By Stephanie Zacharek
By Carolina Del Busto
By Amy Nicholson
By Simon Abrams
By Kevin Dilmore
By New Times
By Amy Nicholson
By Amy Nicholson
It happens every year about this time. Having waited several months, we, the moviegoing public (a good proportion of us, anyway), get all psyched up for the big summer "event" movies. High concepts! Larger-than-life heroes! Great special effects! We go in, and more often than not many of us come out let down, trying to justify our disappointment by saying that perhaps our expectations were too high. Higher-brow folks wonder what we see in those big action movies anyway, since we're invariably disappointed.
But we weren't always disappointed. There was a time when action movies were pure cinematic adrenaline. One well-put-together action sequence simply would not cut it, and forget about going for a PG-13. Look what happened when Jerry Bruckheimer and Michael Bay went from R-rated movies (Bad Boys, The Rock) to PG-13 (Armageddon and Armageddon: The Revenge, er, Pearl Harbor). Guys like us don't want "heart" in our action movies. We don't even always need plot. But we do need at least three great action sequences, gratuitous destruction, blood and ideally some female nudity to go along with it. And that's what Swordfish is all about.
Joe Lieberman and moms across America may have a coronary over this latest glorious orgy of destruction from producer Joel Silver, what with its gleeful sadism, borderline misogyny, wanton carnage and unending stream of dick jokes. This is not a movie for those folks. And by now you probably already know if it's not a movie for you. For the benefit of those who are still intrigued, here's how it breaks down:
The movie opens with John Travolta, looking like the sphinx, directly addressing the audience to announce that most movies are "shit." He then goes on to deride Dog Day Afternoon specifically for its "lack of realism." This is what's known as irony. Bush league irony, to be sure, but irony nonetheless, given that anyone bothered by a lack of realism shouldn't even be looking at the theater playing Swordfish (the film's title is practically irrelevant, referring to a bank account password), much less seated inside of it. Travolta's little speech is the movie's attempt to wink at us, and give the critics ammunition far too obvious for them to use. But once he's done, we behold his dastardliness, as he presides over a group of hostages with plastic explosives and containers filled with ball bearings tied to their necks, turning them into potentially the biggest grenades ever seen.
The best "bullet time" effect ever seen follows, one that The Matrix sequel will have a hard time topping (bullet time, for those who haven't seen the featurette on the Matrix video and DVD, is that effect wherein stuff freezes in midair as the camera swoops around it). One of the hostages explodes, and director Dominic Sena revels in showing us the consequences in super slo-mo. Some might call this sadistic. The rest of us are busy going, "Huh huh, cool!" It's just a movie, people.
Cut to four days earlier (going back in time, incidentally, ensures that we'll see the bullet-time thing again once we catch up). We now turn to a mobile home in the middle of nowhere inhabited by Stanley Jobson (Hugh "Wolverine" Jackman), a fellow whacking golf balls who looks every bit the sensitive ex-con, though since his crime was computer hacking (specifically, disabling the FBI's e-mail snooping "Carnivore" program), we're left to wonder where he found time to get into such great physical condition. As per convention, along comes a femme fatale (Halle Berry) to lure him back into one last job. Dismissing her with a curt "You're fucking up my chi," Stanley goes inside to engage in a painfully expository phone call wherein we learn his motivation: a young daughter living with her obnoxious mom, a drunken porn star. Insufficient cash to hire a good lawyer. Enough said. Stanley reconsiders, and once you get past the notion that we're watching Storm seduce Wolverine, the action begins.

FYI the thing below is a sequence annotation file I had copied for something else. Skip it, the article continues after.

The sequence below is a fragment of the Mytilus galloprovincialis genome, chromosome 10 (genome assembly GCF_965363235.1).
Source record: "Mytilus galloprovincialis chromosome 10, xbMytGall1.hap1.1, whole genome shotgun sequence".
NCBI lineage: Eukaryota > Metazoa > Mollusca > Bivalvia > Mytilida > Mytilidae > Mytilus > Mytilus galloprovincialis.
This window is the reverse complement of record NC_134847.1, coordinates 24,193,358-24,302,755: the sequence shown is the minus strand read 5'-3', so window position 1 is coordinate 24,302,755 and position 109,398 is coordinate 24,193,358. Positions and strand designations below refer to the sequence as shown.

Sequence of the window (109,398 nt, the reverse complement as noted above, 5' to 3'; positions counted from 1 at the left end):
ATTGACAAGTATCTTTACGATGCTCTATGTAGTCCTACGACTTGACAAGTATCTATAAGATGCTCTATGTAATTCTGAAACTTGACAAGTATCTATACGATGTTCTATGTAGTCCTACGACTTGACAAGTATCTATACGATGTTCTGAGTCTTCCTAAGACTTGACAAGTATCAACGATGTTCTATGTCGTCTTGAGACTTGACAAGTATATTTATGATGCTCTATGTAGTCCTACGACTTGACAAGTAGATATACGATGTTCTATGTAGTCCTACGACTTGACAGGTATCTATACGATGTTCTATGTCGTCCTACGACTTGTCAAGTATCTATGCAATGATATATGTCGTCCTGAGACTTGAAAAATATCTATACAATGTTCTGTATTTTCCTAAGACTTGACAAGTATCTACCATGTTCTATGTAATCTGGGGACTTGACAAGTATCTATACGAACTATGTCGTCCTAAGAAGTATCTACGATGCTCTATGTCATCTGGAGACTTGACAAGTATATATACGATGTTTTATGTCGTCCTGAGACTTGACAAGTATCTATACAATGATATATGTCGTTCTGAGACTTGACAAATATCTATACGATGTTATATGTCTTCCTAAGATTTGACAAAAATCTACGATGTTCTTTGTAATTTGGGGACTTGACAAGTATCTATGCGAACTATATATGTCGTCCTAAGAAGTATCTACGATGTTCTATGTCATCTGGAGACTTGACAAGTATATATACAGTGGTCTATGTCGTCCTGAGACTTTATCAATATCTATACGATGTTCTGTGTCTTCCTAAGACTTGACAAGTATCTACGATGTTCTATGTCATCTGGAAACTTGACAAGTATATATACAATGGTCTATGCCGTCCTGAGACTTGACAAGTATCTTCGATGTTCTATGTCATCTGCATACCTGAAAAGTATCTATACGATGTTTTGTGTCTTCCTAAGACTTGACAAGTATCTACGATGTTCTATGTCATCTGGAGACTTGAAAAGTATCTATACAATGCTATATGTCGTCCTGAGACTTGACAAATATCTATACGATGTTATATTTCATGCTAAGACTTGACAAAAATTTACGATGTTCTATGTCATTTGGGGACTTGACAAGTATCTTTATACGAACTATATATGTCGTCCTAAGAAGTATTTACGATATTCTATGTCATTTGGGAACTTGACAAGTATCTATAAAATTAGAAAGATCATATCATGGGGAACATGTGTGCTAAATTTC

From here onward, the plot frequently becomes unnecessarily convoluted, but since it probably doesn't hold up under scrutiny anyway, it's best not to worry. So long as you know that Jackman's the good guy and Travolta the villain, the rest doesn't matter. Swordfish is the sort of movie in which a helicopter airlifts a bus from the freeway up to the top of a skyscraper just because Joel Silver or screenwriter Skip Woods (writer and director of the little-known Thomas Jane-Aaron Eckhart starrer Thursday) thinks it might look neat (it does). Travolta's dropped a few pounds, which still makes him heavier than most actors, but the sphinx look serves him well and may distract from the fact that he's essentially doing the same character as that dreadlocked alien he so memorably brought to life last year -- a greedy security chief who wants money and enlists patsies to help him get it. Sam Shepard and Don Cheadle have fun with their supporting roles, while soccer thug Vinnie Jones is wasted almost completely save for one obligatory line about shoving a missile launcher up someone's "arse."
And you've no doubt heard about Halle Berry's nude scene, which she denies being paid an extra half mil to do. Whether she did or she didn't, the scene's worth every penny it took to make it happen, and guarantees several million in DVD revenue so fans can hit freeze-frame over and over.
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